Perekopovka

Trip Start May 24, 2006
1
26
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Trip End Aug 21, 2006


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Flag of Ukraine  ,
Friday, July 21, 2006

I've spent the last couple of days with Tatiana's family in rural Ukraine. It's quite a contrast to Kiev, which appears relatively affluent. Most people here seem quite poor. There's electricity, but no running water. Under the old system most people here were farmers in collective farms, however now the collective farms no longer exist and most people were left with land, but without the know-how to run there own farms. Work here is non-existant (outside of a few shops and a school.) Consequently most young people have left for larger towns and the majority of the people who remain are pensioners, living off state pensions that have not been adequately adjusted for huge increases in the cost of living that have occurred. The rest of the people in the town live off subsistence farming and many have turned to alcoholism. Nevertheless the town now is filled with young people who have returned to visit there grandparents for the summer.

Despite the grim economic outlook of the town I am thoroughly enjoying the warm hospitality of Tatiana's parents who have given me enough food (and drink) for several people. Most of the food they eat comes right from the garden and barn. Fresh cucumbers, carrots, cabbage, pickles, peppers, eggs. Her father, Boris, enjoys making his own drinks to including juice made from birch trees and vodka distilled from beets.

During the several hours per day that her mother allows me to get up from dinning room table I've been out playing soccer with the kids, exploring the small village and hanging out at the beach. There's even a small bar with beer for 40 cents (now wouldn't you be hanging out there all day if you could?). The town also has a library and a cultural center building. At night someone brings a stereo and turns the place into a pseudo-disco, where basically anyone between 15 and 25 hangs out. In a town this small everyone knows everyone basically, so I stood out like a sore thumb there the night I went. Everyone was curious to talk to me and figure out what someone like me was doing there. Not surprisingly everyone thought that all Americans must be loaded with cash and at one point this sorta drunk guy started "money, money" at me (maybe he wanted me to buy him a beer or something). Though soon after that I created a distraction because this girl who was trying to learn English wanted to know what her shirt said (since it was written in Enlgish). Her shirt said "I want to show you my game" As you can imagine this created quite a laugh among most of the people there after I translated it and maybe this girl got some unwanted attention after words (poor thing), though I guess she learned a lesson about wearing some random thing in English. I have to say that 99% of words written on clothes pretty much everywhere I have been are in English and that yes, occasionally things are written on them that well the people don't understand what they mean. Oh well!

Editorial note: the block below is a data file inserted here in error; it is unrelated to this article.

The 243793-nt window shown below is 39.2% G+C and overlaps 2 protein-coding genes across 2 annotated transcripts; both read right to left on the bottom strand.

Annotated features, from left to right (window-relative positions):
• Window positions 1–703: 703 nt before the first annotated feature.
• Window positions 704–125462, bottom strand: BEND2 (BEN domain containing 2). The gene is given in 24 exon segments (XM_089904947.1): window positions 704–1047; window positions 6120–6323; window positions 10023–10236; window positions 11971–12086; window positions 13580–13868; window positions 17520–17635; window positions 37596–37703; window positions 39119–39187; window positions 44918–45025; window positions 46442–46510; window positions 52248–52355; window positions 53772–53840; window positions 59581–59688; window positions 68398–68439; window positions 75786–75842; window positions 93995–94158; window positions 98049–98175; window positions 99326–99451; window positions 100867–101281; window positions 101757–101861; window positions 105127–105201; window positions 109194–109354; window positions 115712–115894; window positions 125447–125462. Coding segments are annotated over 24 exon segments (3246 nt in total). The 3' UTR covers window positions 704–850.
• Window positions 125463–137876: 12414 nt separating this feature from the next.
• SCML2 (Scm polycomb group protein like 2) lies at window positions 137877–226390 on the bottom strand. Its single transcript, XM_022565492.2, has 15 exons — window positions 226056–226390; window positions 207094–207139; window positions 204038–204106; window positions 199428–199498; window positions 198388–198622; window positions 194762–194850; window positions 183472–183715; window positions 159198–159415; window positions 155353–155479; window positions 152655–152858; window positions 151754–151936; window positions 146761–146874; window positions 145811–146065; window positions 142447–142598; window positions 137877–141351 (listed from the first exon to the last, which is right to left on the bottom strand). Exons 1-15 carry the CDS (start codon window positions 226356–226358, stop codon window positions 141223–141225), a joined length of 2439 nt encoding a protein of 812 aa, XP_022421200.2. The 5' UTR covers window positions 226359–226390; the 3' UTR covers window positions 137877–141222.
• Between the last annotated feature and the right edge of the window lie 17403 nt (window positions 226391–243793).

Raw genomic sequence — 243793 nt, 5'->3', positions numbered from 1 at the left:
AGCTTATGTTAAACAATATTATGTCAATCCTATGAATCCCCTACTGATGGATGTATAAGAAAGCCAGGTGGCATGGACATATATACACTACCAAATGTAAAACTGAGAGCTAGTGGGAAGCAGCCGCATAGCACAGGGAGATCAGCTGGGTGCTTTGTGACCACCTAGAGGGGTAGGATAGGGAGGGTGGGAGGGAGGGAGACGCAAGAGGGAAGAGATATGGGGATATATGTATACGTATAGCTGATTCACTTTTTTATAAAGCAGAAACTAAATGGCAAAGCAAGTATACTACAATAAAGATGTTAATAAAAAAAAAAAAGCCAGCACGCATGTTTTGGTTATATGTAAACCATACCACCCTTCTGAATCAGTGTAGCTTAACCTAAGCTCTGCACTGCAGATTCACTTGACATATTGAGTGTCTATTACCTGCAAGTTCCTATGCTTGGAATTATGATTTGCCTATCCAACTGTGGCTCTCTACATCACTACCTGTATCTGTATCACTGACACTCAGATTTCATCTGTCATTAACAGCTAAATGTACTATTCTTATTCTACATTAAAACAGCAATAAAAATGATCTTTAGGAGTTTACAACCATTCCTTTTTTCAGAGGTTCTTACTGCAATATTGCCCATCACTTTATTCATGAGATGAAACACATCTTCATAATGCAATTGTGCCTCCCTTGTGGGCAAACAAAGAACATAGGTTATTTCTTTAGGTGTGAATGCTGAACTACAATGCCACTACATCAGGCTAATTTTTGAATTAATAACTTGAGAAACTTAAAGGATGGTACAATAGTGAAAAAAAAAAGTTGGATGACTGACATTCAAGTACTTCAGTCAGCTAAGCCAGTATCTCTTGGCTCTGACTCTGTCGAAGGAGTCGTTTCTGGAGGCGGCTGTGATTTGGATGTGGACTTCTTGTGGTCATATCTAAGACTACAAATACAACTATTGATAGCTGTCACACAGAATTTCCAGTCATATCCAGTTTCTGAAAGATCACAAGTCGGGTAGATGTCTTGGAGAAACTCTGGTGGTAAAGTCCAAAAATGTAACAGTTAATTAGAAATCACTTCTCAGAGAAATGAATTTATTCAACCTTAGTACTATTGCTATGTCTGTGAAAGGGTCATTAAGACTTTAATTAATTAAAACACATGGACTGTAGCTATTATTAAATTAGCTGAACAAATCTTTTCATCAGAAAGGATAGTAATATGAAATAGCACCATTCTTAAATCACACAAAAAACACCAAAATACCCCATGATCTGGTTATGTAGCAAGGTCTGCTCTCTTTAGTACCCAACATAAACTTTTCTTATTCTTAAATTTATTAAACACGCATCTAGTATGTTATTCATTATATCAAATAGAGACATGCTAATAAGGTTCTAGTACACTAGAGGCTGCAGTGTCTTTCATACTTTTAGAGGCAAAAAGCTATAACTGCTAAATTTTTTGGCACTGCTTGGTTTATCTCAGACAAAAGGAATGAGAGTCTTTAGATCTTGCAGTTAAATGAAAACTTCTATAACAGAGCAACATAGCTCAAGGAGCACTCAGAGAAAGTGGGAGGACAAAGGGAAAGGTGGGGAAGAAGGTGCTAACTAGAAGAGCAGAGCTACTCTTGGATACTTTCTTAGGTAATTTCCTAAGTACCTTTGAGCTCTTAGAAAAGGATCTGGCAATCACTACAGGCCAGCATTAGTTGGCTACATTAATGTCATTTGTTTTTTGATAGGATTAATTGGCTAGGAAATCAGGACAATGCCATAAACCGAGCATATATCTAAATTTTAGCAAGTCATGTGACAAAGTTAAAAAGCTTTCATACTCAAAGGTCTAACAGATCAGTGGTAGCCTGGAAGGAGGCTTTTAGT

In addition to being labelled the "rich foreigner" I have also been accused of being a spy. (I guess there's a first time for everything). The day I arrived the grandmother of one of Vlad's friends was over for dinner. Naturally I told them about the places I had been. She then went home and apparently told her mother about this (who is 92). Her mother could not understand why someone would want to do this kind of travelling and immediately concluded that I was a spy. I later went over to there house to say hi and at first the great-grandmother seemed afraid of talking to me for fear of being arrested by the KGB for talking to a foreign spy!! (well maybe that's a bit of an exaggeration...) After a while though I got her to warm up and maybe convinced her that I'm just some lone backpacker (OR MAYBE I'M REALLY NOT??)
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